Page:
A very soft rustling noise came from the path behind them, and both of them turned to look. Thomas frowned when he saw the person who had apparently been trying to kill Charmian before--Moon Wolf, she'd called him--peering out from the trees. As soon as he noticed them both staring at him he blinked, then retreated, as if he hadn't meant to come there after all. Mani's nostrils flared but he refused to leave his post; he looked at Thomas when he rose instead, waving his hand vaguely.
"You stay, I'll go. I've been wanting a word with him anyway."
He followed the path Moon Wolf had taken, and caught up with him a moment later. He could tell his presence was noticed yet Moon Wolf didn't even turn his head. Thomas's mouth twitched in irritation.
"For someone who teaches fighting, you certainly act cowardly enough."
That made him halt. Moon Wolf turned his head to look back at him over his shoulder, a dark look in his eyes. Thomas stopped and crossed his arms.
"She told me you were her teacher. And while she seems to be all right with it, I still have a few little issues with you trying to kill her."
Moon Wolf turned around to face him. "This was not my doing," he said.
"I sort of figured as much." Thomas lifted his head. "Still, it doesn't explain why you've been creeping around like a whipped puppy ever since you got back. I know the two of you had some words back there on the cliff."
Moon Wolf's dark look grew even darker. "This is none of your concern."
"I believe you're wrong on that," Thomas replied. "Because if something upsets Charmian, then it's definitely my concern. Whether you say so or not."
Moon Wolf said nothing. Thomas heard another rustle and looked back to see that Mani stood at the edge of the path behind him, and the look he gave Moon Wolf was the same as the one Thomas imagined must be on his own face. He whistled, and though Thomas didn't understand it, he guessed its meaning, and judging by the look on Moon Wolf's face, he got the point as well. The two of them stared him down until he at last turned away.
"I have nothing more to say of this," he said, and walked away. Thomas and Mani stood to watch him leave, and only after he was gone did Thomas let out his breath, not even having known until then that he was holding it. He glanced back at Mani and raised an eyebrow.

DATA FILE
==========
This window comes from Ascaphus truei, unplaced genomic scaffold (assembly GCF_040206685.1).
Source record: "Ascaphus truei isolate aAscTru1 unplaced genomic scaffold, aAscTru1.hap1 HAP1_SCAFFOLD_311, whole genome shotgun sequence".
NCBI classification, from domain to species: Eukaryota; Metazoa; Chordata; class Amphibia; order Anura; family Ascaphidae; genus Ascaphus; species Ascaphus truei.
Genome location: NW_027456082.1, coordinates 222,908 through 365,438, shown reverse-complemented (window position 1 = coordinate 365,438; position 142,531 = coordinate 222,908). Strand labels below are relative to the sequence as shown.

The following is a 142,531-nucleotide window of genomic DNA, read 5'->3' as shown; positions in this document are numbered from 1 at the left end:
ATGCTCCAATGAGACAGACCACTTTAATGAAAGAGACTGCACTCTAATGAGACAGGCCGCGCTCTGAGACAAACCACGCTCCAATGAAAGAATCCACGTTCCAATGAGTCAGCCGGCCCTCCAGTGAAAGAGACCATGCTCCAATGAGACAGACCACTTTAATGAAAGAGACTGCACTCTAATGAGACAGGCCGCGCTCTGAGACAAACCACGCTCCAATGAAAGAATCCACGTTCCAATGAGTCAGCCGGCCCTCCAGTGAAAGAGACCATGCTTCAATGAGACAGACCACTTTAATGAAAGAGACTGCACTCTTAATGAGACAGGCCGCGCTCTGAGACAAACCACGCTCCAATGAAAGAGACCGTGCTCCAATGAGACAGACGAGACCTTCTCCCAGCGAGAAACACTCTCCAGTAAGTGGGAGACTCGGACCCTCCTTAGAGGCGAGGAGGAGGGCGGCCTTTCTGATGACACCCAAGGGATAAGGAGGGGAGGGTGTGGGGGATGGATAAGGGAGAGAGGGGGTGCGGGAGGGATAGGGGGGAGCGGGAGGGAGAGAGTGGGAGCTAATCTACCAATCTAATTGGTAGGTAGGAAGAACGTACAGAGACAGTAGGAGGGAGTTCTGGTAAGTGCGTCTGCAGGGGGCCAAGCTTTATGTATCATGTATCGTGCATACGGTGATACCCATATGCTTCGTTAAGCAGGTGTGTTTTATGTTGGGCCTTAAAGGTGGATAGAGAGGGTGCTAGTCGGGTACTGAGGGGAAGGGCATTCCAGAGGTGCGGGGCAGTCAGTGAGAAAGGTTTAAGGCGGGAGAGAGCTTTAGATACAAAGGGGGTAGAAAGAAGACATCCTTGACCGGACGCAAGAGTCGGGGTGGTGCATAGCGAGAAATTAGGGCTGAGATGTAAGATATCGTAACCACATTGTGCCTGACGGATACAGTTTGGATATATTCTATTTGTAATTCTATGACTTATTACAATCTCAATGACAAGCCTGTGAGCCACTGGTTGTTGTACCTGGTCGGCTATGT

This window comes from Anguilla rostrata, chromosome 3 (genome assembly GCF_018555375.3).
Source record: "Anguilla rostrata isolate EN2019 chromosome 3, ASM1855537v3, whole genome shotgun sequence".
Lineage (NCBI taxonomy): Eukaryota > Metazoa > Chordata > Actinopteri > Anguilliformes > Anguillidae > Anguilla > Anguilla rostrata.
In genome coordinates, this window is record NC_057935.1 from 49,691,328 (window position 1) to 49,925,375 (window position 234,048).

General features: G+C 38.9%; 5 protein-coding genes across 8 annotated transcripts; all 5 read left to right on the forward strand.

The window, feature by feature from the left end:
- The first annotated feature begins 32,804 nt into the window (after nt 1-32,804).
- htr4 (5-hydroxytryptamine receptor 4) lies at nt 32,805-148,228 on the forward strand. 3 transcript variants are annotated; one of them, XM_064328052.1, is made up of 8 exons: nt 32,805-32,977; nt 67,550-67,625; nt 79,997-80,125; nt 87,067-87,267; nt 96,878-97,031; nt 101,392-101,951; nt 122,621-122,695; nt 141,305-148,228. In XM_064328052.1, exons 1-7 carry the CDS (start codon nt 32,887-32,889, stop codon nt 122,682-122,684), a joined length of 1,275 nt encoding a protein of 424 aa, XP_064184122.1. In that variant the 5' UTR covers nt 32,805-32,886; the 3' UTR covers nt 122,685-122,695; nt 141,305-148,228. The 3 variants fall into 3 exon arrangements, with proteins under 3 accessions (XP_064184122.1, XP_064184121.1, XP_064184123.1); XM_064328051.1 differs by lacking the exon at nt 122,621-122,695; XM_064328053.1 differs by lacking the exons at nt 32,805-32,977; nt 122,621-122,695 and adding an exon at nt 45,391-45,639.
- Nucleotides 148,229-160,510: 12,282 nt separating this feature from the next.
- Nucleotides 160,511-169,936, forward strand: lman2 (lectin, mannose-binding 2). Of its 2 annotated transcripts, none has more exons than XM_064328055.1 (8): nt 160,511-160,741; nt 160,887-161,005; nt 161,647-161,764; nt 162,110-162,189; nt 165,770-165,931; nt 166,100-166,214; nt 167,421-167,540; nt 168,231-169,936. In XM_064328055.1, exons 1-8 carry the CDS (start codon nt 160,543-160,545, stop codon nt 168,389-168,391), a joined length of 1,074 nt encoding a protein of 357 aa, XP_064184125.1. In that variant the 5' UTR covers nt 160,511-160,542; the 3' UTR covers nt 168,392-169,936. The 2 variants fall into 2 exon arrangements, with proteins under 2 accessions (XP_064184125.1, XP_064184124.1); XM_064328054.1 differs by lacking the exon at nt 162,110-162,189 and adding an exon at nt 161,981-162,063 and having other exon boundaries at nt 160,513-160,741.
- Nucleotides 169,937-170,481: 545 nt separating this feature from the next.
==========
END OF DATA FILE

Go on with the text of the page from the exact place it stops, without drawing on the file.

"I thought you were keeping vigil by the Arch...?" he questioned.
The manitou whistled something in response. Thomas still couldn't quite understand it but guessed at its meaning, and his mouth twitched again, this time in a hint of a smile.
"Well, I suppose I shouldn't be surprised that I'm not the only one willing to jump to her defense so easily. It looks as if I'm last in a long line of admirers."
With this he turned and started back toward the Fairy Arch, Mani one step ahead of him.
Charmian rubbed at her ear. "I get the feeling someone's talking about me," she murmured absently.
Wabasso and Marten--who sat upon Wabasso's shoulder--both glanced at her. They were trekking across yet another of what seemed to be an endless expanse of fields separated by stands of trees, and another patch of forest waited ahead. Charmian thought she would grow sick of the monotonous scenery at any moment. What was more, the forest ahead didn't look quite so cheery and welcoming as the rest, its trees standing stark and almost black in a thick spiky bunch which made her want to shiver.
"How can you tell?" Wabasso asked.
Charmian touched her ear again. "It's ringing." When they looked puzzled she waved it off. "It's an old superstition we have..."
Marten sat up. "When my ears ring, Glooskap says it's my brains trying to get out! And then he tells me to hold my hands to my head for as long as I can, and I do!"
Charmian made a face. "Glooskap sure tells you some weird things."
Marten's tail flicked. "But it's true! I haven't lost my brain yet!"
One can never be too sure about that... "Not everything he says has to be right, you know," she said as they descended a little hollow leading into the woods.
Marten looked aghast. "Are you kidding? EVERYTHING Glooskap says is right! Well--except for what he says about my shortcuts. But everything else is right!"
"Actually I think I agree with him on the shortcuts..." Charmian murmured under her breath.
Marten frowned uncertainly. "What did you say...?" he asked, as they entered the woods, the black spiky trees immediately closing in behind them. They all shivered and looked around themselves as they went. A path led through this area, and they could even see a patch of sky here and there, just enough to keep the trail lit; but aside from that it was almost like walking through a maze of briar bushes. Charmian made sure not to get her clothes caught on any of the protruding branches.